APRIL 2, 2019 KELLOGG’S DIVESTS SNACK COOKIE BUSINESS
Kellogg’s has announced plans that they are selling their Keebler, Famous Amos, and fruit snacks businesses to Ferrero, the owner of Nutella, for $1.3 billion in a deal that will close in July 2019.
The deal will include 6 domestic (U.S.) food food manufacturing facilities and the responsibility for a leased manufacturing facility in Baltimore, Maryland.
According to Kellogg’s CEO, Steve Cahillane, "Divesting these great brands wasn't an easy decision, but we are pleased that they are transitioning to an outstanding company with a portfolio in which they will receive the focus and resources to grow."
This will be a dangerous period for employees as the new owner restructures to consolidate operations, eliminate duplicate functions and redundant employees, and cuts additional costs by reducing the workforce.
FEBRUARY 8, 2019 — ADDITIONAL LAYOFFS IN BATTLE CREEK.
Kellogg has announced that the would be cutting 79 positions nationwide, 67 in Battle Creek, in support of their North American division. Also mentioned was the potential sale of their fruit snack and cookie business.
These layoffs are in addition to the 30 positions lost in November, 2018.
Original post …
Kellogg’s has announced that they would be laying off at least 223 workers in its Battle Creek facility as well as mothballing two production lines which may be reinstated if demand grows. Unfortunately, that is only one part of the equation as Kellogg’s restructures its operations. According to published estimates for the large cereal maker, 11,000 people may find their jobs in jeopardy as Kellogg’s becomes ““focused on eliminating work that doesn’t drive the highest returns.” Ohio lost 250 jobs, Tennessee lost 175, North Carolina lost 500, New York lost 300, and 219 lost their jobs in Minnesota. Employees outside the United States are also being affected by the company-wide retrenching.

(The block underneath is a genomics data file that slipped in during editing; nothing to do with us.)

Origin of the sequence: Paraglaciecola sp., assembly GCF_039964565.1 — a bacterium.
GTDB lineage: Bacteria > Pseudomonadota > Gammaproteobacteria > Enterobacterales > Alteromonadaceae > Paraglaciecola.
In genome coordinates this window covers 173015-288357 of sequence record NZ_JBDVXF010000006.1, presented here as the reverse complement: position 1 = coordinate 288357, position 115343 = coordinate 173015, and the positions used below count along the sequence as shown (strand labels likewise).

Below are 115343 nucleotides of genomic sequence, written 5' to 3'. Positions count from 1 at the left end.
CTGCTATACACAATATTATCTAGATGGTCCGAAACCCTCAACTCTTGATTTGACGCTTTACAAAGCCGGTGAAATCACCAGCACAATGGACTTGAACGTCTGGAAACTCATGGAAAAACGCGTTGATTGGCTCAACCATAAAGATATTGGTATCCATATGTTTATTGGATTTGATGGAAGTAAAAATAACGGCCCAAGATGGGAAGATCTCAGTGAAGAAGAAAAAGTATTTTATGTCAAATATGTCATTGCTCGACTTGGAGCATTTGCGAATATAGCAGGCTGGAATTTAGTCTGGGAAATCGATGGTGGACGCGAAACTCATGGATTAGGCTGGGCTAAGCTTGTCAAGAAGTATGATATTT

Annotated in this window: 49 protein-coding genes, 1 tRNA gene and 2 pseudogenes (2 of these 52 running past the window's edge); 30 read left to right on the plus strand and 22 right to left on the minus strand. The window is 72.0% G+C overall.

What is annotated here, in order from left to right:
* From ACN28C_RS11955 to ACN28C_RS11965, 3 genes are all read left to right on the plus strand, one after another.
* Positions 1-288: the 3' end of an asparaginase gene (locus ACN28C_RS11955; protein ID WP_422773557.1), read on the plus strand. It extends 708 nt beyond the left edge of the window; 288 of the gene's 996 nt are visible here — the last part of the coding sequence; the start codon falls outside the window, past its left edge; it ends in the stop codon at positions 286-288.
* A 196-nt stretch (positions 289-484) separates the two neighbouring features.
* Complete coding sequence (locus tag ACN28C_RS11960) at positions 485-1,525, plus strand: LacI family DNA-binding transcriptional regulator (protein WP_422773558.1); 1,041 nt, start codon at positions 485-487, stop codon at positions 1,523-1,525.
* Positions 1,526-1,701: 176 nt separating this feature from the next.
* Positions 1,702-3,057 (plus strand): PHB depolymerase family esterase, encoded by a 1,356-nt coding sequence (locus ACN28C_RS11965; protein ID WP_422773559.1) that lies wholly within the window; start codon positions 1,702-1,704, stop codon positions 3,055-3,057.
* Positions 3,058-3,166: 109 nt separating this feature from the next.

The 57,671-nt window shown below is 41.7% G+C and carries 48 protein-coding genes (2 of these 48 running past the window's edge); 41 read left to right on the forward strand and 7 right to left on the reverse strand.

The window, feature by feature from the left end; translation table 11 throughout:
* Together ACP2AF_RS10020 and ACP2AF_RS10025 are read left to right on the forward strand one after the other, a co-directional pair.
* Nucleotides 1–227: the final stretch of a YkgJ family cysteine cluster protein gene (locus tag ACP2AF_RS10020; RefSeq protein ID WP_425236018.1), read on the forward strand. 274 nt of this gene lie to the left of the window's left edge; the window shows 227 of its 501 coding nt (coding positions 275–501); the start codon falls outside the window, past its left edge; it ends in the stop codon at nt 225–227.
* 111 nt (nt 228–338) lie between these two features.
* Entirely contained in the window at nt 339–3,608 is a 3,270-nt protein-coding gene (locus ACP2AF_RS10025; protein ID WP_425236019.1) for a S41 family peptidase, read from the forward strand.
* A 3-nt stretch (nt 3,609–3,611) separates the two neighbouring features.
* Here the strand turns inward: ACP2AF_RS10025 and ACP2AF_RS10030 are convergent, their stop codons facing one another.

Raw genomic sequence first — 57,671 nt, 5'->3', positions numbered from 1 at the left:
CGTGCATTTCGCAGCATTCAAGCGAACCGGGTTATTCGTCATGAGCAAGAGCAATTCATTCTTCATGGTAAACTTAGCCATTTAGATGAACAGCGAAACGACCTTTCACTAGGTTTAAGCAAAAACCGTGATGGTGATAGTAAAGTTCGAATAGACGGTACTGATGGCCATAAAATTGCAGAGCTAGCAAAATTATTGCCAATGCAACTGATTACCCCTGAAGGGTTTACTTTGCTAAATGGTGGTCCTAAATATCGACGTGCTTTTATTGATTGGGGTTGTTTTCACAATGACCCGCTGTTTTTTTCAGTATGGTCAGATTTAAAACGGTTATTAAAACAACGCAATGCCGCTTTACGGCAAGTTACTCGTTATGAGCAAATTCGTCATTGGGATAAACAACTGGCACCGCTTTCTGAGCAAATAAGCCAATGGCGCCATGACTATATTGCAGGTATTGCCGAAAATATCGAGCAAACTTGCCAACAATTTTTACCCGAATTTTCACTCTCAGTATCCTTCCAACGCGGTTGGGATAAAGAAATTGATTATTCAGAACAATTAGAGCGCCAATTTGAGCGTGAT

Jobs are becoming a greater political issue, especially among Democrats like Senator Robert P. Casey Jr. (D-PA) who is requesting that Kellogg provide more specific details about future job losses in Pennsylvania. Even if the company provides a perfunctory response, it is another “talking point” that can be used when campaigning.
According to the New York Times …
“For the last decade, the cereal business has been declining, as consumers reach for granola bars, yogurt and drive-through fare in the morning. And the drop-off has accelerated lately, especially among those finicky millennials who tend to graze on healthy options — even if Cheerios and some other brands come in whole-grain varieties fortified with protein now.”
“Cereal consumption peaked in the mid-1990s, according to the NPD Group, a consumer research firm. Still, some 90 percent of American households report buying ready-to-eat cereal, which remains the largest category of breakfast food with some $10 billion in sales last year, according to Euromonitor, down from $13.9 billion in 2000. And the consumer research firm estimates sales will fall further this year to $9.7 billion.”
You may wish to read the New York Times article in its entirety to get a feel for the buying habits and demographics of a rapidly changing and declining market.
This should come as no surprise to readers as per our blog post, “Getting My Cereal Faster With Outsourcing” which appeared on July 10, 2017.
There are no guarantees in life, or promises for a bright future. Just because something bad hasn't happened yet, doesn't mean it won't. It can happen to anyone, anytime, anywhere ... are you now wondering, Am I Next?